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Expert Evidence

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Contains
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January 1, 2000
Joe S. Cecil, William W Schwarzer
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January 1, 2000
David Goodstein
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January 1, 2000
Margaret A. Berger

(PDF, pp. 9-38)

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January 1, 2000
Carol L. Krafka, Joe S. Cecil, Mary T. Johnson

In 1998, the Federal Judicial Center surveyed federal judges about their experiences with expert testimony in civil cases. Judges answered specific questions about their most recent relevant civil trial, as well as questions drawing on their overall experience with expert testimony in civil cases. The Center conducted a similar survey of judges in 1991, shortly before the Supreme Court issued a ruling in Daubert v. Merrell Dow Pharmaceuticals, Inc., 509 U.S. 579 (1993).

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January 1, 1998
Carol E. Drew, D. Dean P. Miletich, Mary T. Johnson

A report on the Center's study of the vaccine injury program. The report examines why the program was created, its implementation, the filing and termination rates over its course, and participants' views of the program. The authors also discuss whether the program structure would be appropriate in other types of cases.

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PDF icon Download 60 pages
January 27, 1997
Joe S. Cecil, Thomas E. Willging

Letter to Professor Daniel J. Capra, Reporter, Judicial Conference Advisory Committee on Rules of Evidence.

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PDF icon Download 7 pages
January 1, 1994
Margaret A. Berger

Offers an analytical framework for judges considering disputes over qualifications of experts and admissibility of scientific evidence.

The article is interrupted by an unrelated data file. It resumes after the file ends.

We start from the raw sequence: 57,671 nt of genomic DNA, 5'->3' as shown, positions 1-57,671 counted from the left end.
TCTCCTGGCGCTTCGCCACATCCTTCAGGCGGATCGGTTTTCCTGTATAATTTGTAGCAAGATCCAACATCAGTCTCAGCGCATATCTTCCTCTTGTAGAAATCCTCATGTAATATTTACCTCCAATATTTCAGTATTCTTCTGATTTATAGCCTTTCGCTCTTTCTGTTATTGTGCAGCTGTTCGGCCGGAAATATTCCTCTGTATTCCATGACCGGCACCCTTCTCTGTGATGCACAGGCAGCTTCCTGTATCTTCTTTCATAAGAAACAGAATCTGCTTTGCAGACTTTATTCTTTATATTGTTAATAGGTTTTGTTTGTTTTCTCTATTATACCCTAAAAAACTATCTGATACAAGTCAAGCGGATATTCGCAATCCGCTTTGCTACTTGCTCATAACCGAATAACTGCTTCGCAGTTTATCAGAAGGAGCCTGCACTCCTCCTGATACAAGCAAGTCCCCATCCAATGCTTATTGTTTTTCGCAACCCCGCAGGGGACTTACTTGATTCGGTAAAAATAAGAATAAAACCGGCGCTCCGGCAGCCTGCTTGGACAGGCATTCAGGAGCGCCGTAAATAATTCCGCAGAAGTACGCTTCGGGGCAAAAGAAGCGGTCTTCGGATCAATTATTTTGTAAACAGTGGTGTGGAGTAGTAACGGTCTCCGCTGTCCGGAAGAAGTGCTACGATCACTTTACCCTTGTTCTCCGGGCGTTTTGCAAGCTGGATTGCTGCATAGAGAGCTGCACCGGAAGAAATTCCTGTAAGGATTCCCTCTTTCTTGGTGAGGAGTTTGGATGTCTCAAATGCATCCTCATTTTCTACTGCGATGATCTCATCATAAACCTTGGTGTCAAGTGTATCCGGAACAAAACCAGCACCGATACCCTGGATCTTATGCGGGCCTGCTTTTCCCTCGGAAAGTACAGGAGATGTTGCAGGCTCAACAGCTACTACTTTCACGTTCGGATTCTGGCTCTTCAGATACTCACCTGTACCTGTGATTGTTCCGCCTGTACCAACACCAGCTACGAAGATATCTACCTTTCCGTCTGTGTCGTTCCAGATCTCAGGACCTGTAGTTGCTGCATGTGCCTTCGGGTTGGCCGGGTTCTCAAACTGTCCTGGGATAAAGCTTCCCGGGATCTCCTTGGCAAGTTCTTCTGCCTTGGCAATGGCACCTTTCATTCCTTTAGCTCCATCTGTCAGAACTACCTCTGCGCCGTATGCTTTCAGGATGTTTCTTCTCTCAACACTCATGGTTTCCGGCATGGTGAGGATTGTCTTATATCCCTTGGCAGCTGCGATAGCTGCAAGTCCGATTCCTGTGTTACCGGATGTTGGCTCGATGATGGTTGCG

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Text document icon Download 81 pages
January 1, 1994
William W Schwarzer

Offers suggestions for effective management of expert testimony involving scientific issues.

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Text document icon Download 29 pages
January 1, 1985
Donald S. Voorhees

A collection of decisions on procedural problems arising in criminal trials, from material originally presented at Center seminars for newly appointed district judges. Areas covered include jury-related problems, co-conspirator statements, recalcitrant witnesses, the Fifth Amendment, reception of expert testimony, and mistrial.

Superseded by Manual on Recurring Problems in Criminal Trials, Third Edition (1990).

January 1, 1981
Donald S. Voorhees

A collection of decisions on procedural problems arising in criminal trials, from material originally presented at Center seminars for newly appointed district judges. Areas covered include jury-related problems, co-conspirator statements, recalcitrant witnesses, the Fifth Amendment, reception of expert testimony, and mistrial.

Superseded by Manual on Recurring Problems in Criminal Trials, Second Edition (1985).

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